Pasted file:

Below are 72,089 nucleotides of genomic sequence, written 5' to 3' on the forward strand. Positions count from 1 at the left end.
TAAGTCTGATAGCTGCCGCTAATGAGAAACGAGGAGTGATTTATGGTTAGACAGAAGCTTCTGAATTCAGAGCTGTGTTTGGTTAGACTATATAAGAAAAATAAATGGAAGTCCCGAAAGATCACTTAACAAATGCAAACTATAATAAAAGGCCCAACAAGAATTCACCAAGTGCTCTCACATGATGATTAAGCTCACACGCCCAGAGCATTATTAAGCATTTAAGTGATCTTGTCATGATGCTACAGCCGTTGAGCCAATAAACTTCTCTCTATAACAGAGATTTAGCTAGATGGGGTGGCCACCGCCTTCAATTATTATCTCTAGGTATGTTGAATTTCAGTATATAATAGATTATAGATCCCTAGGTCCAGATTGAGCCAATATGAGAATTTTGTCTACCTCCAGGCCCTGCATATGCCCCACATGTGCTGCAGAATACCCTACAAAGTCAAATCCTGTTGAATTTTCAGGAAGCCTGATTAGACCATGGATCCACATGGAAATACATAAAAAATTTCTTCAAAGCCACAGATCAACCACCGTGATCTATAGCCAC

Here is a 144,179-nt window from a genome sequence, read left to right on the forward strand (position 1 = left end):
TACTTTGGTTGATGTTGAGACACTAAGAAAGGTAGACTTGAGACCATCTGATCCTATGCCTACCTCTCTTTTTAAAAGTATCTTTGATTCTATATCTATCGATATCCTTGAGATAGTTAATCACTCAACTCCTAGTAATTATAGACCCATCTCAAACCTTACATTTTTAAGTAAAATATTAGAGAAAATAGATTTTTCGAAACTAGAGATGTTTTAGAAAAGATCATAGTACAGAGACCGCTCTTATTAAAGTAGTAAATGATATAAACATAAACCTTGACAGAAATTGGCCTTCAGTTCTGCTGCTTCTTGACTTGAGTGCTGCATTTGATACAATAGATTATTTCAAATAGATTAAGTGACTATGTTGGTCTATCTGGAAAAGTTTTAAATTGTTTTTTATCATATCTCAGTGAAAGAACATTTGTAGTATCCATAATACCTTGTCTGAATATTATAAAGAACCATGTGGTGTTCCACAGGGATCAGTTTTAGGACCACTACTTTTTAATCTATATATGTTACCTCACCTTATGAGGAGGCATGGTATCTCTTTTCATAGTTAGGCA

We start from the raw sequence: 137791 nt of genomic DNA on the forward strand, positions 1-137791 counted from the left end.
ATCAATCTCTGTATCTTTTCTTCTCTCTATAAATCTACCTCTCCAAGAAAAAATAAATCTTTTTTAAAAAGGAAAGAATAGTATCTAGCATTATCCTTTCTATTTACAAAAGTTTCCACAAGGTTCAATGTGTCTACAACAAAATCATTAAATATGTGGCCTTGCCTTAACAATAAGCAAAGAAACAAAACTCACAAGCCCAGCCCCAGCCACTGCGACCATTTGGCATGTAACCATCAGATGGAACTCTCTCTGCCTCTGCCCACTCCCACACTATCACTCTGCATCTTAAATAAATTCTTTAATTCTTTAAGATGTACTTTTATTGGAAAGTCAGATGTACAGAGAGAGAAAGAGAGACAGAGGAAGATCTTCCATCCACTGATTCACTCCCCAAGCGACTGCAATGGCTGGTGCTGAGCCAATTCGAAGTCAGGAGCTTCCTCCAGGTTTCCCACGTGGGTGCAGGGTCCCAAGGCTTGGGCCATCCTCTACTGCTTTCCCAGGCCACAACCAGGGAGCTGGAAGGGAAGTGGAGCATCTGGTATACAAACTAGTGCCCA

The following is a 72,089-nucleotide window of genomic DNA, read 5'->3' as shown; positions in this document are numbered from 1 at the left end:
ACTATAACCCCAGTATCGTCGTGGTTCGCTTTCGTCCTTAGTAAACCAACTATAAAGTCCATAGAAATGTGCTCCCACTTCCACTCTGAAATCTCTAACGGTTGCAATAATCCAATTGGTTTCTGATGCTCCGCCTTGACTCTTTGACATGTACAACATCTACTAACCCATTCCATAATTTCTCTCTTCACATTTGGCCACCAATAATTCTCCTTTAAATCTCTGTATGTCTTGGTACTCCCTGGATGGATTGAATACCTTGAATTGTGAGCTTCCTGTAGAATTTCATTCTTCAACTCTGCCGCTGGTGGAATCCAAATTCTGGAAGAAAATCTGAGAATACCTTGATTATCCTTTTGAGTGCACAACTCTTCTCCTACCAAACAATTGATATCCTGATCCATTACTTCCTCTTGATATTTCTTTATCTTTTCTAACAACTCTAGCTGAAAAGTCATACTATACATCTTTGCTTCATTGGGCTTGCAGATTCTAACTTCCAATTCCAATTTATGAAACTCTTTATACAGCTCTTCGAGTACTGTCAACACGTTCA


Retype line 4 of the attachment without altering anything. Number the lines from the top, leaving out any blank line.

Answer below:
TACTTTGGTTGATGTTGAGACACTAAGAAAGGTAGACTTGAGACCATCTGATCCTATGCCTACCTCTCTTTTTAAAAGTATCTTTGATTCTATATCTATCGATATCCTTGAGATAGTTAATCACTCAACTCCTAGTAATTATAGACCCATCTCAAACCTTACATTTTTAAGTAAAATATTAGAGAAAATAGATTTTTCGAAACTAGAGATGTTTTAGAAAAGATCATAGTACAGAGACCGCTCTTATTAAAGTAGTAAATGATATAAACATAAACCTTGACAGAAATTGGCCTTCAGTTCTGCTGCTTCTTGACTTGAGTGCTGCATTTGATACAATAGATTATTTCAAATAGATTAAGTGACTATGTTGGTCTATCTGGAAAAGTTTTAAATTGTTTTTTATCATATCTCAGTGAAAGAACATTTGTAGTATCCATAATACCTTGTCTGAATATTATAAAGAACCATGTGGTGTTCCACAGGGATCAGTTTTAGGACCACTACTTTTTAATCTATATATGTTACCTCACCTTATGAGGAGGCATGGTATCTCTTTTCATAGTTAGGCA